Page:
We should be jumping for joy at the arrival of the Tesla Model 3; it's the first car from the electric car pioneer with a sub-£40,000 price, opening up the brand to far more people than before. But there's something you need to know about one of its claims.
Those who had excitedly signed up for email alerts so they'd know when the Tesla Model 3 was available to order in the UK would have received a tempting message. It promises that those who order 'before 10th May will save £1,000 on Full Self-Driving'.
No asterisk, no disclaimer. Just 'Full Self-Driving'.
Except it's not self-driving. It's not autonomous. And it wouldn't be legal in the UK if it was.
Fully self-driving cars, technically, are cars that would not require a steering wheel or pedals, let along a human behind the wheel. But there are differing levels of automation, from 0 (no assistance at all), to level 5 - full automation.
The key bit is that the monitoring of the driving environment around the car is done by a human in levels 1 and 2, but by the car itself from level 3 upwards.
Anything above level 2 would not be legal in the UK
UK law says you must not rely on driver assistance systems.
While the government is developing a process to support manufacturers to trial driverless cars on UK roads by 2021, drivers today must remain in control of their car.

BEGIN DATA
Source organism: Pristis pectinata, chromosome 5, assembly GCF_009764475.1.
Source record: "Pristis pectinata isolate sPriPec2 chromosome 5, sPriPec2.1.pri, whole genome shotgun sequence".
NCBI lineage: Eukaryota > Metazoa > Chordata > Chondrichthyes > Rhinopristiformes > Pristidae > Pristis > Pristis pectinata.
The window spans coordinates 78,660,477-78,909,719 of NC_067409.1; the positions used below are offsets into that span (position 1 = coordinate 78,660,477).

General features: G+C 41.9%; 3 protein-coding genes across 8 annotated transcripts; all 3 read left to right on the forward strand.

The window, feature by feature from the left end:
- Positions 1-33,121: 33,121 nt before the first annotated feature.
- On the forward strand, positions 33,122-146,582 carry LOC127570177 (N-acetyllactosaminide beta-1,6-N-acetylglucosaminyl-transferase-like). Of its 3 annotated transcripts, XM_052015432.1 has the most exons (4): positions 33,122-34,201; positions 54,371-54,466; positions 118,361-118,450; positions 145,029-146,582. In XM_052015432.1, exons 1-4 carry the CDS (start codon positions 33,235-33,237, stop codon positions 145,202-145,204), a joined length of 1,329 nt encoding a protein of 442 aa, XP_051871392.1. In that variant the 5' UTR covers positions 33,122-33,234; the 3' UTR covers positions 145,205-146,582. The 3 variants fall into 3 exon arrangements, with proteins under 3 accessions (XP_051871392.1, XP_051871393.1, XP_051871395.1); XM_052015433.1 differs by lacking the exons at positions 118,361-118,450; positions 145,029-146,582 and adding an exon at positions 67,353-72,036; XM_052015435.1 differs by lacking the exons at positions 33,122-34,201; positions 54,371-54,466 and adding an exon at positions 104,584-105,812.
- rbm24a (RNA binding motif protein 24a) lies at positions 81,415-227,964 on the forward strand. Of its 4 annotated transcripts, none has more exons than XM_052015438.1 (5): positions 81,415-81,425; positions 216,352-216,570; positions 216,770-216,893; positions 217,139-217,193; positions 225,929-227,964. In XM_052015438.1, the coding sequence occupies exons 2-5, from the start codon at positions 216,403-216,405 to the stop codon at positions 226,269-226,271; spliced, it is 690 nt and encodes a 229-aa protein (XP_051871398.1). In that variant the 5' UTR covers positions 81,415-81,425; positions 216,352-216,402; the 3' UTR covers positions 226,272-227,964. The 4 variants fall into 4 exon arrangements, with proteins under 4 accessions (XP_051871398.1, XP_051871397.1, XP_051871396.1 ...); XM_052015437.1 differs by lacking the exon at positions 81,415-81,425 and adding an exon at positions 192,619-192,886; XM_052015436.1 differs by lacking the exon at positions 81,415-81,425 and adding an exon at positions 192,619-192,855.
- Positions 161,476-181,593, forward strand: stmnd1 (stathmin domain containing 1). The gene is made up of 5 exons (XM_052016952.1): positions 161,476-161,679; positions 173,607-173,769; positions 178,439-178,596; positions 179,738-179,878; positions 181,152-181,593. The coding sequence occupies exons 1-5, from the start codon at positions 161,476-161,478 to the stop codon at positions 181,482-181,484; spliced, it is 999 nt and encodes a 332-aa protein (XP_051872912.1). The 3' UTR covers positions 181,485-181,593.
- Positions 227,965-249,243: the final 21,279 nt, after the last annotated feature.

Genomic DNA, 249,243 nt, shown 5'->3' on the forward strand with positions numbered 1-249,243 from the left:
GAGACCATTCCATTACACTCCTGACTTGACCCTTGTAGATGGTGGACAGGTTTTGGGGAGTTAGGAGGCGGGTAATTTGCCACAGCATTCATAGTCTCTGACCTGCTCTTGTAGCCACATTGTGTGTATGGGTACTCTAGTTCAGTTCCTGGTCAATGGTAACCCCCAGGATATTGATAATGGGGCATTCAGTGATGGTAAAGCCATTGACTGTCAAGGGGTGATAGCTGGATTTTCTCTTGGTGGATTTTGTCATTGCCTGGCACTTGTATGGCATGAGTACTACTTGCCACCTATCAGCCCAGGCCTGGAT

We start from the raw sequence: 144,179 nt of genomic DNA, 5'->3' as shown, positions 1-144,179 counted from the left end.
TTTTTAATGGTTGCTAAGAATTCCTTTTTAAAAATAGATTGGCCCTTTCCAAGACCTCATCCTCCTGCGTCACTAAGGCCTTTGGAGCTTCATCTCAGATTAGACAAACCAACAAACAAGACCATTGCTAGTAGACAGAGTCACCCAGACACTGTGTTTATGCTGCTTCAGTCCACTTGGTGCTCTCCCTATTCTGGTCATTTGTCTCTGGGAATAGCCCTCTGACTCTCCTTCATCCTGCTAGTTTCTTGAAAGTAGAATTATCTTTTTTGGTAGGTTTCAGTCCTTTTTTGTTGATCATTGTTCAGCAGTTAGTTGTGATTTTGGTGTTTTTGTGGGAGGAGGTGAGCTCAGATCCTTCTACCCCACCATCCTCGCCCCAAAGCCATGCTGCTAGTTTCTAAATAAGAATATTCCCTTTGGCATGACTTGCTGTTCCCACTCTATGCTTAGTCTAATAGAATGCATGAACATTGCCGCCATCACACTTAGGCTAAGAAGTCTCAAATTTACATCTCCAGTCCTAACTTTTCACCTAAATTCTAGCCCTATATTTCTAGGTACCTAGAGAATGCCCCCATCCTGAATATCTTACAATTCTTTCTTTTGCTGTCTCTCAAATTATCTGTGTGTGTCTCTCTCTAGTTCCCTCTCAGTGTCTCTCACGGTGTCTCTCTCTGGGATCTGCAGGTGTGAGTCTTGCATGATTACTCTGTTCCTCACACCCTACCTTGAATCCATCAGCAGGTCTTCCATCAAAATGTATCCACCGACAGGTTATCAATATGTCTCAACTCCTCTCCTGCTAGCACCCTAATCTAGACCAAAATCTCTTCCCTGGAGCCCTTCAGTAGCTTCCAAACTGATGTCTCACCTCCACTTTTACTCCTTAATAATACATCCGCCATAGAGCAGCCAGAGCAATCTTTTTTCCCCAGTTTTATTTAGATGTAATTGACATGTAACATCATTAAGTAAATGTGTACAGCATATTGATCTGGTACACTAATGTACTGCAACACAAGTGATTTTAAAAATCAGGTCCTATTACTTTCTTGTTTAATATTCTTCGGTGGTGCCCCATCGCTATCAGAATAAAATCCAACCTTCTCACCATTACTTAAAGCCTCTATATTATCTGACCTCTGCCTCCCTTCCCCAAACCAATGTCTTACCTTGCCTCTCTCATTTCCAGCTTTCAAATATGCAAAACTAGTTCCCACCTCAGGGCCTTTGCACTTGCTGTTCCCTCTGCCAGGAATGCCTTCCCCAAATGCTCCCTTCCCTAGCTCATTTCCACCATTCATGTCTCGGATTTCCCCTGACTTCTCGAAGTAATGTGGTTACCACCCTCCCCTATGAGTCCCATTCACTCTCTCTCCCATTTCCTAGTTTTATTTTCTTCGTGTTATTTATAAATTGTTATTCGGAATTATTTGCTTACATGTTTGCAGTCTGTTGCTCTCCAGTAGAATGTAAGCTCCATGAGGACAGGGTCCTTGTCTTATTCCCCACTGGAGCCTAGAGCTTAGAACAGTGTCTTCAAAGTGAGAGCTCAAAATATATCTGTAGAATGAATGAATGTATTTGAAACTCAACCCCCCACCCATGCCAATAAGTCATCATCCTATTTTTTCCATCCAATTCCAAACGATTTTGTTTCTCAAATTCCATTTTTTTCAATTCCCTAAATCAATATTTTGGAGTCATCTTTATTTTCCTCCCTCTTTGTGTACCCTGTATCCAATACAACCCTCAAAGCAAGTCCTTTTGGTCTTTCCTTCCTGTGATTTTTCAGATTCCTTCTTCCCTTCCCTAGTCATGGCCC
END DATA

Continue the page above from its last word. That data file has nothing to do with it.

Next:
From rule 150 of the Highway Code, which has been updated this year to reflect emerging driver assist technology:
Once you click through from the Tesla email that says 'All Model 3 orders placed before 10th May will save £1,000 on Full Self-Driving', you can start configuring your new Model 3. You will then see this part of the disclaimer when you click through to the autopilot bit online:
'The currently enabled features require active driver supervision and do not make the vehicle autonomous.'
It also admits that there's still some way to go before you can expect your Tesla Model 3, which was advertised as coming with 'Full Self-Driving', will actually be fully self driving:
'The activation and use of these features are dependent on achieving reliability far in excess of human drivers as demonstrated by billions of miles of experience, as well as regulatory approval, which may take longer in some jurisdictions.
'As these self-driving features evolve, your car will be continuously upgraded through over-the-air software updates.'
Tesla at its Autonomy day presentation did confirm the vehicles being made today will be capable of level 5 autonomy in the future, after software updates and laws allow. But they aren't capable of full autonomy today.
A third of global respondents said that they would be tempted to send a text while using assisted-driving systems. And one in ten believe they can have a quick nap at the wheel.
To sell a car that has technology dubbed 'Full Self-Driving' will fuel that misconception. It could also encourage drivers to use a system dubbed self-driving as exactly that - which makes it dangerous and irresponsible.